A New Metric for Banking Integration in Europe

34 Pages Posted: 21 Feb 2009  

Reint Gropp

Halle Institute for Economic Research

Anil K. Kashyap

University of Chicago, Booth School of Business; National Bureau of Economic Research (NBER); Federal Reserve Bank of Chicago

Date Written: February 2009

Abstract

Most observers have concluded that while money markets and government bond markets are rapidly integrating following the introduction of the common currency in the euro area, there is little evidence that a similar integration process is taking place for retail banking. Data on cross-border retail bank flows, cross-border bank mergers and the law of one price reveal no evidence of integration in retail banking. This paper shows that the previous tests of bank integration are weak in that they are not based on an equilibrium concept and are neither necessary nor sufficient statistics for bank integration. The paper proposes a new test of integration based on convergence in banks' profitability. The new test emphasises the role of an active market for corporate control and of competition in banking integration. European listed banks profitability appears to converge to a common level. There is weak evidence that competition eliminates high profits for these banks, and underperforming banks tend to show improved profitability. Unlisted European banks differ markedly. Their profits show no tendency to revert to a common target rate of profitability. Overall, the banking market in Europe appears far from being integrated. In contrast, in the U.S. both listed and unlisted commercial banks profits converge to the same target, and high profit banks see their profits driven down quickly.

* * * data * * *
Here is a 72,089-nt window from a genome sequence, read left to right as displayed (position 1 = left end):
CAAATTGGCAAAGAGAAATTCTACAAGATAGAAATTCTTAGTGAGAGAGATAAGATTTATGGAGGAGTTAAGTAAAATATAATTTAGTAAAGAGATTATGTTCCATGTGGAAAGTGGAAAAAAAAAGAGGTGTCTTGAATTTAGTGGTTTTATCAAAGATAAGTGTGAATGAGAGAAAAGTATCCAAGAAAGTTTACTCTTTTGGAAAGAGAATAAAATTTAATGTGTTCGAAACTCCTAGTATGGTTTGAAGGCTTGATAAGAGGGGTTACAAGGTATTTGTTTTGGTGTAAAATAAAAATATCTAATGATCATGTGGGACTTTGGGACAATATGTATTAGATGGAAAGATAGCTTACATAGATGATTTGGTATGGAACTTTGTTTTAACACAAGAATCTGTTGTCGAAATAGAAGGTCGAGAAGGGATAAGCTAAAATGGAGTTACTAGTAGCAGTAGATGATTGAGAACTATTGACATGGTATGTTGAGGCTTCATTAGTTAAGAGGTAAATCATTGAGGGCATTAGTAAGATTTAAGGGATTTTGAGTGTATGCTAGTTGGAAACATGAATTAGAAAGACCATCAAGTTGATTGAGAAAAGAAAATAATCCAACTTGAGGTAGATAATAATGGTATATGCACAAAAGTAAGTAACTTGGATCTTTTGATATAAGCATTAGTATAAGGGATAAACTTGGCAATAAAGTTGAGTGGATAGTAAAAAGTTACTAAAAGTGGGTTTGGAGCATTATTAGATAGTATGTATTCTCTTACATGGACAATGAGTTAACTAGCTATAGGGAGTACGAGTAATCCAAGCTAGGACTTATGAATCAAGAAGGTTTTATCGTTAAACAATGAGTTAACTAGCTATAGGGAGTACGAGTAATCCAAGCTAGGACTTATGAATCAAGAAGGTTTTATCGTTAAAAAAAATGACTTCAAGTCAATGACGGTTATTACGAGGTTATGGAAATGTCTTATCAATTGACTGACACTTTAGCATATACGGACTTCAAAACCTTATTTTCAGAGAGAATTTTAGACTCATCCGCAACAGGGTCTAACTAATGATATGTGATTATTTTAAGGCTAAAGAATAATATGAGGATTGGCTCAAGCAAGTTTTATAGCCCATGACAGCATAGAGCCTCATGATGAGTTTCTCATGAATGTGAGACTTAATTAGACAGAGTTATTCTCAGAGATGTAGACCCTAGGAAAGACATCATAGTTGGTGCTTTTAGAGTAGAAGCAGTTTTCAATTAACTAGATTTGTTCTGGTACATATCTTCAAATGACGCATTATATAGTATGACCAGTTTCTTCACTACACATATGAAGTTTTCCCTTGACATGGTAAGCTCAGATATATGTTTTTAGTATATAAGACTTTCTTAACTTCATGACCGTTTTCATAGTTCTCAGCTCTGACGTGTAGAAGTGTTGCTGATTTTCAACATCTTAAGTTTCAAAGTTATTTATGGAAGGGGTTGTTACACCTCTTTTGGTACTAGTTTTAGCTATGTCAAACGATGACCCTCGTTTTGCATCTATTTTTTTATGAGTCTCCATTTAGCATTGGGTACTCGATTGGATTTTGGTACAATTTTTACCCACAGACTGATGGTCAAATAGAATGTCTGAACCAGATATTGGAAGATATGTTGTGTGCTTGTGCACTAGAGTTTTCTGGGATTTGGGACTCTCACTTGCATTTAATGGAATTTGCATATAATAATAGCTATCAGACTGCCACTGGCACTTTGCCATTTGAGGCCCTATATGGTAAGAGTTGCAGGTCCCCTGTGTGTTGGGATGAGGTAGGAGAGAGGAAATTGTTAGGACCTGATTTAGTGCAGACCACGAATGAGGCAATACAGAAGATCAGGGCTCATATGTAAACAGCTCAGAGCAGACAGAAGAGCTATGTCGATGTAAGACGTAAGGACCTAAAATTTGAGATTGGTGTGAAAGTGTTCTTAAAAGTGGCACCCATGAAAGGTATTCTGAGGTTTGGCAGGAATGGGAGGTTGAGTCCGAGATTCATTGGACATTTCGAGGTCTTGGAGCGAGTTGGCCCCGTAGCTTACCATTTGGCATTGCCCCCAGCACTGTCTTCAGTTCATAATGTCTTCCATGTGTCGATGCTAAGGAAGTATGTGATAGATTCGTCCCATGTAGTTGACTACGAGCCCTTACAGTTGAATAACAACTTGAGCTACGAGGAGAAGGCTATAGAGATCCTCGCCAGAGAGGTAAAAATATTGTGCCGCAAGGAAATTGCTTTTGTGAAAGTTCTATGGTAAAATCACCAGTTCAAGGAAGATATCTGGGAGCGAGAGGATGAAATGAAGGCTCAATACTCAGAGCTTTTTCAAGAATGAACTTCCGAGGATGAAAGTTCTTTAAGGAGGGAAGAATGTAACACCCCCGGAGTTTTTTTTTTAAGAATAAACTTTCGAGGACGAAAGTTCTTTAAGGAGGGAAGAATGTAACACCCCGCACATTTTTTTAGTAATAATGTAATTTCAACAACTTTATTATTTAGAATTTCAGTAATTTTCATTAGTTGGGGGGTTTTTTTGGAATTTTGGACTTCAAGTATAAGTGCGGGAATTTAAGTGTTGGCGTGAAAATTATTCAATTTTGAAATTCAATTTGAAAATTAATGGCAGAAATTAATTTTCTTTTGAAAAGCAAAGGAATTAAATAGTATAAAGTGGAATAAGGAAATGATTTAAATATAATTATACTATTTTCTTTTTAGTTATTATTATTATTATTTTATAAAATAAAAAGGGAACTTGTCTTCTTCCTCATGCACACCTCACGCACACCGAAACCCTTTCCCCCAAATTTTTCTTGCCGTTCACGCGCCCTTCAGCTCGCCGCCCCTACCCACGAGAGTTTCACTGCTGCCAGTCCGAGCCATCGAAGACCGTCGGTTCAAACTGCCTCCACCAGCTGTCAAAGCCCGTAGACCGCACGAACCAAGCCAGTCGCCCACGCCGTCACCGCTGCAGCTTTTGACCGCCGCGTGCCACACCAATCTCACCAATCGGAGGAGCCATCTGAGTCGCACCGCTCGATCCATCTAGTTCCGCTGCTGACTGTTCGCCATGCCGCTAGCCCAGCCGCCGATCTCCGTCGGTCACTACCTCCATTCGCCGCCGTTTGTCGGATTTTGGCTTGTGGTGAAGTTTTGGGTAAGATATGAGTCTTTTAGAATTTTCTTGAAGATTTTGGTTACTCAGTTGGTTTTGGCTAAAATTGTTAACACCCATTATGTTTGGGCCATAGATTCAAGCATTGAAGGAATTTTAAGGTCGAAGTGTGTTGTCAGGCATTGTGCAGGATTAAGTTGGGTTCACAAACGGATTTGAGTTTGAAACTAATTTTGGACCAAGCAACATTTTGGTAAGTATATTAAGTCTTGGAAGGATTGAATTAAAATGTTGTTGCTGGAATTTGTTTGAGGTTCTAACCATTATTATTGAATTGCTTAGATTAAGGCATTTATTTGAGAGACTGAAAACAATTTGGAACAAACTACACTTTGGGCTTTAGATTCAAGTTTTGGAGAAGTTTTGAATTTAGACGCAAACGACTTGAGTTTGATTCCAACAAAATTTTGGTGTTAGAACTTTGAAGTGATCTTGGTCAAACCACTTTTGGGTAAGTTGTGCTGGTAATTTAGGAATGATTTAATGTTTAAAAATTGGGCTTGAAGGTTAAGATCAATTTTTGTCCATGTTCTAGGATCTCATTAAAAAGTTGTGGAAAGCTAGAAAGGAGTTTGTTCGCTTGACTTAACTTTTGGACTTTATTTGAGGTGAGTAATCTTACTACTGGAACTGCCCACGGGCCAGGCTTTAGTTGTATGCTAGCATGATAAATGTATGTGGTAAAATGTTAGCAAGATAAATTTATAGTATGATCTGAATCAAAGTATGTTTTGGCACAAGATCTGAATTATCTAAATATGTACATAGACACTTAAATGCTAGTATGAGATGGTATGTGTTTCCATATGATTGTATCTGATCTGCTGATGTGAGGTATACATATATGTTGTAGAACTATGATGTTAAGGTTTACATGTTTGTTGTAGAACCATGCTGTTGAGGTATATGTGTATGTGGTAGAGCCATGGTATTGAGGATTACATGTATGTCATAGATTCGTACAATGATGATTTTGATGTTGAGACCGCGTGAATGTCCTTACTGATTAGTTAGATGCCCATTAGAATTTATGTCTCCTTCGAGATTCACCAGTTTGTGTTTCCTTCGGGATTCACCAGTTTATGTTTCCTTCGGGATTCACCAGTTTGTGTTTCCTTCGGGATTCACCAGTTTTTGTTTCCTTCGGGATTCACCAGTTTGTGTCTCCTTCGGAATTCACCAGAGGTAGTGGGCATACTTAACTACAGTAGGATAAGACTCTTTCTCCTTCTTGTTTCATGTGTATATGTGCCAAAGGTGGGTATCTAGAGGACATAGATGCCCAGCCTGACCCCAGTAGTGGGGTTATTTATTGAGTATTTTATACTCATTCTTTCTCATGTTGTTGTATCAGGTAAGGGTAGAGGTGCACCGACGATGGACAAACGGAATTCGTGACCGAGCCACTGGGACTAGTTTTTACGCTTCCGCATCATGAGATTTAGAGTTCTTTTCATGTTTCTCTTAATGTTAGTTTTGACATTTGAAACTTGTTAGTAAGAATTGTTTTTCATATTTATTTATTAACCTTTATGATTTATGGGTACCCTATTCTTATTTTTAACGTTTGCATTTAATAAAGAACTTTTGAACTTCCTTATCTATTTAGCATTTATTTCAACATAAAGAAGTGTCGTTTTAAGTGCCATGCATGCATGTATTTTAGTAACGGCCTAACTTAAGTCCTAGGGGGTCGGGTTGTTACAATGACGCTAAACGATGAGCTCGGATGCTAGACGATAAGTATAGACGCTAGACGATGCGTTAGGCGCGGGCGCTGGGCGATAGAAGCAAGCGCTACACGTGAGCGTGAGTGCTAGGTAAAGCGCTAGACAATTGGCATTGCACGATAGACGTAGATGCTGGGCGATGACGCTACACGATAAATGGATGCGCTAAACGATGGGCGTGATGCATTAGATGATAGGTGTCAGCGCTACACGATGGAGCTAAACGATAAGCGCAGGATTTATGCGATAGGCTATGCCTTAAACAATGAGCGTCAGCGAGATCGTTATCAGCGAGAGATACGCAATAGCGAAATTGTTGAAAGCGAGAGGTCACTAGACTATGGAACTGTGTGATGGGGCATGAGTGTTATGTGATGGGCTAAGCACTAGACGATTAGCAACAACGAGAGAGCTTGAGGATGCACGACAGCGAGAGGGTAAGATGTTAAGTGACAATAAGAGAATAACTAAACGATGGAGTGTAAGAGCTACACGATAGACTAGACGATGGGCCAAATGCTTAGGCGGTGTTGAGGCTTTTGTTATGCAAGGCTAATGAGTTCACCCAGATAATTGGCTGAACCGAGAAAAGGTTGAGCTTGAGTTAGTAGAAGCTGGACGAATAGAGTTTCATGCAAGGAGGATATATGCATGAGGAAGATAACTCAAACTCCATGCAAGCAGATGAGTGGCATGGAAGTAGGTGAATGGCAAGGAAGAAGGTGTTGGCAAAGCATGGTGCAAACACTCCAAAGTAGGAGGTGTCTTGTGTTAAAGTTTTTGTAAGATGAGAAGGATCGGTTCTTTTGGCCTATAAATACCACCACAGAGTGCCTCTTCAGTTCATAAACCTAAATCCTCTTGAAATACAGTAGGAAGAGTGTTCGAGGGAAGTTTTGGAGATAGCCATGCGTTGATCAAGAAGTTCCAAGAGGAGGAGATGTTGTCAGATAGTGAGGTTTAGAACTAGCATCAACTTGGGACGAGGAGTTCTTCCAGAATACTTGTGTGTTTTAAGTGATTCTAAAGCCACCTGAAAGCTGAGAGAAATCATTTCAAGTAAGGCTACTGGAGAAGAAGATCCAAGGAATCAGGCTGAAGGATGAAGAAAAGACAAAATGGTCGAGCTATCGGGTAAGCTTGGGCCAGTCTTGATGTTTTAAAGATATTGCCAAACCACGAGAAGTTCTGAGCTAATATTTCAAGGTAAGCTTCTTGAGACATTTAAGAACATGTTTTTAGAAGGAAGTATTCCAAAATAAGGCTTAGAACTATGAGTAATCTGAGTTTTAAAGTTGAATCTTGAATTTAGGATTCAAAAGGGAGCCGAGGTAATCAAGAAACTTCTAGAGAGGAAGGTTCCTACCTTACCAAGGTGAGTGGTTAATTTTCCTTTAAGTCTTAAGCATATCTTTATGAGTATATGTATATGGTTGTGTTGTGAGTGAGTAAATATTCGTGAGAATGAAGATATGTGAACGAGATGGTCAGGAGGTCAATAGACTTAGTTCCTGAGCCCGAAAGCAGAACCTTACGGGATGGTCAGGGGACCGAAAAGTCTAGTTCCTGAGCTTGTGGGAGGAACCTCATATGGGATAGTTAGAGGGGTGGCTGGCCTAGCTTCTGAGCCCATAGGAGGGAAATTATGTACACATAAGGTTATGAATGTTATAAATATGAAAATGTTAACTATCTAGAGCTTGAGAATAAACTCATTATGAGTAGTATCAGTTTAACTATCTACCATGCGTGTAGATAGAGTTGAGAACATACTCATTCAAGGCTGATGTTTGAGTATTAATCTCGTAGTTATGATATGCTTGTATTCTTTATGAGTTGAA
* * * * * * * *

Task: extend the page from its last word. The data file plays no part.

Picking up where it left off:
Suggested Citation

Gropp, Reint and Kashyap, Anil K., A New Metric for Banking Integration in Europe (February 2009). NBER Working Paper No. w14735. Available at SSRN: https://ssrn.com/abstract=1347218

Reint Gropp

Halle Institute for Economic Research ( email )

P.O. Box 11 03 61
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D-06017 Halle, 06108
Germany

Anil K. Kashyap (Contact Author)

University of Chicago, Booth School of Business ( email )

5807 S. Woodlawn Avenue
Chicago, IL 60637
United States
773-702-7260 (Phone)
773 702-0458 (Fax)

National Bureau of Economic Research (NBER) ( email )

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Cambridge, MA 02138
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773-702-7260 (Phone)
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Federal Reserve Bank of Chicago ( email )

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Chicago, IL 60604
United States

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